• There is no reasonable prospect of reconciliation.

Initial Filing

In Minnesota, spouses need to find and fill out various forms to start divorce proceedings. Soon-to-be ex-partners can request a divorce packet online (at The Judicial Branch of Minnesota site), from the local court or law library.

If the couple has a Settlement Agreement, they can file a "Joint Petition for Dissolution of Marriage" (with or without children). Filing such a petition in Minnesota simplifies the process and saves money on filing fees. Also, there are separate forms for an even more straightforward divorce process called "Summary Dissolution."

Note that Minnesota allows couples to file divorce forms electronically. However, once the spouses do that, they have to use e-filing for any other documents they have to file for the rest of their divorce.

Court Fees

The petitioner needs to pay a fee to file divorce documents. The basic statewide filing fee is $365, but county district courts add small additional fees.

Serving a Spouse

The plaintiff must serve the defendant with copies of all documents they filed with the court. The claimant must have someone over 18 (friend, family member, or sheriff) personally serve the divorce forms directly to the respondent for personal service.

Finalizing a Divorce

If spouses filed a joint divorce petition in Minnesota, they might not have to do anything else to finalize the divorce. First, a judge will review the paperwork, including the Settlement Agreement. Then, the judge will sign the final divorce decree, and the couple will receive a notice in the mail that the divorce is final. Also, there is no waiting period in MN.

Getting a Divorce Without a Lawyer in Minnesota

Getting a Divorce Without a Lawyer

Since attorneys in Minnesota charge between $260 and $330 an hour, this service can be prohibitively expensive for many. Obviously, a divorce without a lawyer will cost many times less. However, before coming to a DIY divorce, the spouses must have a Settlement Agreement and make sure that their divorce is uncontested.

In the case of significant assets for division, the presence of children where the couple cannot agree on custody, domestic violence, etc., it is necessary to have a lawyer.

If all of the above does not apply to spouses and they have agreements on all points, it is more profitable and efficient to have a do-it-yourself divorce. However, despite its quick and efficient process, selecting and filling out divorce forms can cause stress and confusion.

A couple can always turn to CompleteCase.com for help. Within two business days, it will help generate the necessary paperwork based on the details of a particular case. Also, the service offers detailed and straightforward instructions for filing out in every state, including Minnesota.

Getting a Divorce with Children in Minnesota

Getting a Divorce with Children in Minnesota

Child Custody

There are two types of guardianship in Minnesota — physical and legal.

Physical custody is the daily care and control of the child (bathing, raising, preparing food for the child, etc.). Legal custody is the ability to make crucial decisions for a child. For example, these are issues related to education, religion, and health care.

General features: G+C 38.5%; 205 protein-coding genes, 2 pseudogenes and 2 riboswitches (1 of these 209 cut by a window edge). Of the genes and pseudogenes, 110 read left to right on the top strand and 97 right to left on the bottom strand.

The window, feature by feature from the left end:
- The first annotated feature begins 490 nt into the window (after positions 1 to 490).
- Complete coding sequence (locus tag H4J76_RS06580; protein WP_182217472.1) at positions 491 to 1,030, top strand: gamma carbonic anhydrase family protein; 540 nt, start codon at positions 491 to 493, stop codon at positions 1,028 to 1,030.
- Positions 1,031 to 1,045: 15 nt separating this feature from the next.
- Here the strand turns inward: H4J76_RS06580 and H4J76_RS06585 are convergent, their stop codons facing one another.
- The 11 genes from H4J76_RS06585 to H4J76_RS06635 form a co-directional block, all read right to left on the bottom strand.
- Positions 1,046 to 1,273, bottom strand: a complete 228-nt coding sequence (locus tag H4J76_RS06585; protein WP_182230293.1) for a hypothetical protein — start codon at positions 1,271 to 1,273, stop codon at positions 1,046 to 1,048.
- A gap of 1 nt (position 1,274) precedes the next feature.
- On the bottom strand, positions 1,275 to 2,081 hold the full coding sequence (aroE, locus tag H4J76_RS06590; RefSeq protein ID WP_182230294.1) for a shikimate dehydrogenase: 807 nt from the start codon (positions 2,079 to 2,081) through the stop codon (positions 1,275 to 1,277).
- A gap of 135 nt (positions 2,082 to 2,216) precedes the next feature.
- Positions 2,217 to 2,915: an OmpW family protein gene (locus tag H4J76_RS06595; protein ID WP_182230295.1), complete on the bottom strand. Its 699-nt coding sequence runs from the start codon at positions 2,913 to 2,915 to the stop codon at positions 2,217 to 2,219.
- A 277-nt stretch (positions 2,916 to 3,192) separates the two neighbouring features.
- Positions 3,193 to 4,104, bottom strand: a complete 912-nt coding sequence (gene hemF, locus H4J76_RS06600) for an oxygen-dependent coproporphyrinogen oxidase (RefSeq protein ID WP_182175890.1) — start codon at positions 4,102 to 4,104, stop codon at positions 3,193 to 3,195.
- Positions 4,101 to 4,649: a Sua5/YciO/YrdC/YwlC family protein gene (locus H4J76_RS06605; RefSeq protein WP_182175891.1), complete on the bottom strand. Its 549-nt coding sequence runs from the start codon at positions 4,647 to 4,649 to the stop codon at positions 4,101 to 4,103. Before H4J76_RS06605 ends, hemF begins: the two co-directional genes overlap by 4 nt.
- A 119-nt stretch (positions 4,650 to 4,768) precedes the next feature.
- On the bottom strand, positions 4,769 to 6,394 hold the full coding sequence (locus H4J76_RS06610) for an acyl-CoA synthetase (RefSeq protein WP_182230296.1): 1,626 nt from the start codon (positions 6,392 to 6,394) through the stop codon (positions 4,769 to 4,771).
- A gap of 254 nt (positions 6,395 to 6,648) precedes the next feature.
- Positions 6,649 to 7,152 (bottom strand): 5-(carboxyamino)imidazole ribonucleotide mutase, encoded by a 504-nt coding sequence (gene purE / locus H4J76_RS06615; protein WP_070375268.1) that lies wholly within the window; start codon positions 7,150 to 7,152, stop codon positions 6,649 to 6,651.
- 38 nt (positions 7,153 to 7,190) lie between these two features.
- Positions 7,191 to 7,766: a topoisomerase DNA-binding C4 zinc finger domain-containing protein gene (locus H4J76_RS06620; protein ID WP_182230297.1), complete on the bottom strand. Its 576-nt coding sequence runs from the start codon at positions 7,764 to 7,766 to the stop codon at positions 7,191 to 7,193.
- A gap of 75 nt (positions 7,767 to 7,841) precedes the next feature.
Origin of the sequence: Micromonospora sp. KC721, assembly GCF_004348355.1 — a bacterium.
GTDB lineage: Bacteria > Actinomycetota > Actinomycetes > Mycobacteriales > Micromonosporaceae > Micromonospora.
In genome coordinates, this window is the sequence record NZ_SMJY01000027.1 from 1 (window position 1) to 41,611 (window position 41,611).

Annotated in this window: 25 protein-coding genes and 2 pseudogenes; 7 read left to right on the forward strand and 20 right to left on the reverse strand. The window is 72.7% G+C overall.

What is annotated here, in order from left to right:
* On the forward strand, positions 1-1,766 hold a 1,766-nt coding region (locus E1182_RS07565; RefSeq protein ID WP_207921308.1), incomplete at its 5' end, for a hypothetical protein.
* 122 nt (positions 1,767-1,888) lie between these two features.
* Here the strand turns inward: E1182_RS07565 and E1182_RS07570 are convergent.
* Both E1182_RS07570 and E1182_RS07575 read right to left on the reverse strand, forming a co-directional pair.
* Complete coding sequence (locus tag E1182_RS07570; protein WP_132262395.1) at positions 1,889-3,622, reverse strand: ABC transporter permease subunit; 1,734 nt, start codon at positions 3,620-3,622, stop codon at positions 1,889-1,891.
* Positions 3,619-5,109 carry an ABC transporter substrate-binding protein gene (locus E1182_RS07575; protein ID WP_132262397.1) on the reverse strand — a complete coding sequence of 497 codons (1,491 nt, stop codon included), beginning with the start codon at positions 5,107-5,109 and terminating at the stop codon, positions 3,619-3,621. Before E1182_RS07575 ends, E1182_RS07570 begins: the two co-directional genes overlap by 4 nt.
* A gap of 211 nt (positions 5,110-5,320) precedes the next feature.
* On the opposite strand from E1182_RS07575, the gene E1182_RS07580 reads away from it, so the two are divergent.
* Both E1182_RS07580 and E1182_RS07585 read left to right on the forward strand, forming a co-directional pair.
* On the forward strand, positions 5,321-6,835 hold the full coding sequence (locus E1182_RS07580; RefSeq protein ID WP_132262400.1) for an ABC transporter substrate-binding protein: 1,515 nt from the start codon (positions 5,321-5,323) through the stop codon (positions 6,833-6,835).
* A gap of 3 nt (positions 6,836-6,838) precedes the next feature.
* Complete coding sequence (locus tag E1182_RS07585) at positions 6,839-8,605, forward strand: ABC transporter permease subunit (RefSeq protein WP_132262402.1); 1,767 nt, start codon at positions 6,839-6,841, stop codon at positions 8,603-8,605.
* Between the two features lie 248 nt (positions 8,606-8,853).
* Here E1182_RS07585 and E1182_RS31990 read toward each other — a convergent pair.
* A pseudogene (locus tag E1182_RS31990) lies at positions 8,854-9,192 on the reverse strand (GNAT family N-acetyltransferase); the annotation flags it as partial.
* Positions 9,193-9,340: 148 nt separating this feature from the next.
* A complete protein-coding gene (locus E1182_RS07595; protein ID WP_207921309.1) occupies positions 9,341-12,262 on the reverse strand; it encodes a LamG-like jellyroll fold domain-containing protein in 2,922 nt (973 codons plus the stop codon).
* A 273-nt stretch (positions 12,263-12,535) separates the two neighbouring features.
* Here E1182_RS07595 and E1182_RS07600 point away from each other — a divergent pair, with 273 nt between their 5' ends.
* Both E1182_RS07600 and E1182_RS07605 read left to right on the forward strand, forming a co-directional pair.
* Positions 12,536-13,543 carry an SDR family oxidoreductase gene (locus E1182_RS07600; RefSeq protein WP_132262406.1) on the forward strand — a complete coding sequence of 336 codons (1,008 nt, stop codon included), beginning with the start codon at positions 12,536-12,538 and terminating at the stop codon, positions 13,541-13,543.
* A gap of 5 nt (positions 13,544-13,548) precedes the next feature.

In Minnesota, two parents can have joint physical custody of their children, which does not mean that children have to spend the same amount of time in each home. The only requirement is that the children live in each household for a set period of time.

Child Support

Child support is a monthly payment that a parent pays to cover raising a child. Both parents are financially responsible for the child. The parent with primary physical custody who takes care of the child most of the time will usually receive child support because the law assumes that the parent is already spending money directly on the child. The parent with less parental time usually pays child support.

In Minnesota, parents must pay child support until the child turns 18, but there are some exceptions. Payments stop when, for example, the child becomes emancipated — when they marry with the consent of their parents, enter the military, etc.

Waiting Period in Minnesota

Waiting Period in Minnesota

Minnesota does not have a waiting period like many other states. So, the couple can immediately receive a final court decree upon finding an irretrievable breakdown in an uncontested divorce. Also, the decree can be appealed.

However, many factors influence the duration of the divorce process: how quickly the plaintiff will serve all copies of documents to the defendant, whether one of the spouses will express disagreement about some point in the divorce, how busy the court will be, etc.

Residency Requirements

To obtain a divorce in Minnesota, spouses must meet the residency requirement.

  1. One of the spouses must have resided in this state or be a member of the armed forces stationed in this state for at least 180 days before filing for divorce.
  2. One of the spouses is a domiciliary of this state for not less than 180 days immediately before filing for divorce.

If one of the spouses doesn't meet at least one of the above Minnesota residency requirements, they can:

  • Establish residency in Minnesota for the period time set forth above;
  • Have the other spouse do the filing if they meet the Minnesota residency requirements;
  • Choose another state in which one of the spouses meets the requirements.
Residency Requirements in Minnesota

Frequently Asked Questions